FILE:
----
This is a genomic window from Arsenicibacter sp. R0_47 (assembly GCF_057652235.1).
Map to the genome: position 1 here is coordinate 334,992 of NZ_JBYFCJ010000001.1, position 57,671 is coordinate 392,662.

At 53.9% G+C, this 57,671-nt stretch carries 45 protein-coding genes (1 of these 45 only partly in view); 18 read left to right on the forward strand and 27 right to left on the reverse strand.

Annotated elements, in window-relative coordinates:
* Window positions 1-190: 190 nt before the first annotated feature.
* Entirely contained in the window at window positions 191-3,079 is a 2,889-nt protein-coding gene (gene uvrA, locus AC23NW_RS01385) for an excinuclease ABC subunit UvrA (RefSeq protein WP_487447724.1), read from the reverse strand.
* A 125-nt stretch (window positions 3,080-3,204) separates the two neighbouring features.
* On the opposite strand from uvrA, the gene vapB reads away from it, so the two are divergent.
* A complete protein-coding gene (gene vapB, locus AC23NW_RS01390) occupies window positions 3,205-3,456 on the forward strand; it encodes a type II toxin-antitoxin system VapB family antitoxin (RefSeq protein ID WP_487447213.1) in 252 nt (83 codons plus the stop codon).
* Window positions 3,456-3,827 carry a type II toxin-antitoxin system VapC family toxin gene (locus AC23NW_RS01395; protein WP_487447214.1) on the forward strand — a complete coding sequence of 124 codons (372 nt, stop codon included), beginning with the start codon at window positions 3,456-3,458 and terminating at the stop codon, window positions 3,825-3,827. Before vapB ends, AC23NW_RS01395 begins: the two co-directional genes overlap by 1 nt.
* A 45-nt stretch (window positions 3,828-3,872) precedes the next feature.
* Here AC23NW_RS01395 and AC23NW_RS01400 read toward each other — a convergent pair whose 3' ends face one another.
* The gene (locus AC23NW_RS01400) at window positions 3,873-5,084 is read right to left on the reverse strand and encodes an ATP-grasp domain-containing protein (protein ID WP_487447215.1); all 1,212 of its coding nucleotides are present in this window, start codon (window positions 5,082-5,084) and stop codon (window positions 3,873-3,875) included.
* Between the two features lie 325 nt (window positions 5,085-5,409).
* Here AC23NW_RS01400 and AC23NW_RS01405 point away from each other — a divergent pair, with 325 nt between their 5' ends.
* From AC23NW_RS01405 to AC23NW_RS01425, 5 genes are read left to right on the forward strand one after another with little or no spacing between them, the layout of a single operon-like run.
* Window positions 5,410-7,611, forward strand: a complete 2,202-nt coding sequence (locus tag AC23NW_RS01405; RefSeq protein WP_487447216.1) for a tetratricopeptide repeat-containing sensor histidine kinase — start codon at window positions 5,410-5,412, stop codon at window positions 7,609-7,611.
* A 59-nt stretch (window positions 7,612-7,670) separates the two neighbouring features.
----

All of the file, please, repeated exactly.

This is a genomic window from Arsenicibacter sp. R0_47 (assembly GCF_057652235.1).
Map to the genome: position 1 here is coordinate 334,992 of NZ_JBYFCJ010000001.1, position 57,671 is coordinate 392,662.

At 53.9% G+C, this 57,671-nt stretch carries 45 protein-coding genes (1 of these 45 only partly in view); 18 read left to right on the forward strand and 27 right to left on the reverse strand.

Annotated elements, in window-relative coordinates:
* Window positions 1-190: 190 nt before the first annotated feature.
* Entirely contained in the window at window positions 191-3,079 is a 2,889-nt protein-coding gene (gene uvrA, locus AC23NW_RS01385) for an excinuclease ABC subunit UvrA (RefSeq protein WP_487447724.1), read from the reverse strand.
* A 125-nt stretch (window positions 3,080-3,204) separates the two neighbouring features.
* On the opposite strand from uvrA, the gene vapB reads away from it, so the two are divergent.
* A complete protein-coding gene (gene vapB, locus AC23NW_RS01390) occupies window positions 3,205-3,456 on the forward strand; it encodes a type II toxin-antitoxin system VapB family antitoxin (RefSeq protein ID WP_487447213.1) in 252 nt (83 codons plus the stop codon).
* Window positions 3,456-3,827 carry a type II toxin-antitoxin system VapC family toxin gene (locus AC23NW_RS01395; protein WP_487447214.1) on the forward strand — a complete coding sequence of 124 codons (372 nt, stop codon included), beginning with the start codon at window positions 3,456-3,458 and terminating at the stop codon, window positions 3,825-3,827. Before vapB ends, AC23NW_RS01395 begins: the two co-directional genes overlap by 1 nt.
* A 45-nt stretch (window positions 3,828-3,872) precedes the next feature.
* Here AC23NW_RS01395 and AC23NW_RS01400 read toward each other — a convergent pair whose 3' ends face one another.
* The gene (locus AC23NW_RS01400) at window positions 3,873-5,084 is read right to left on the reverse strand and encodes an ATP-grasp domain-containing protein (protein ID WP_487447215.1); all 1,212 of its coding nucleotides are present in this window, start codon (window positions 5,082-5,084) and stop codon (window positions 3,873-3,875) included.
* Between the two features lie 325 nt (window positions 5,085-5,409).
* Here AC23NW_RS01400 and AC23NW_RS01405 point away from each other — a divergent pair, with 325 nt between their 5' ends.
* From AC23NW_RS01405 to AC23NW_RS01425, 5 genes are read left to right on the forward strand one after another with little or no spacing between them, the layout of a single operon-like run.
* Window positions 5,410-7,611, forward strand: a complete 2,202-nt coding sequence (locus tag AC23NW_RS01405; RefSeq protein WP_487447216.1) for a tetratricopeptide repeat-containing sensor histidine kinase — start codon at window positions 5,410-5,412, stop codon at window positions 7,609-7,611.
* A 59-nt stretch (window positions 7,612-7,670) separates the two neighbouring features.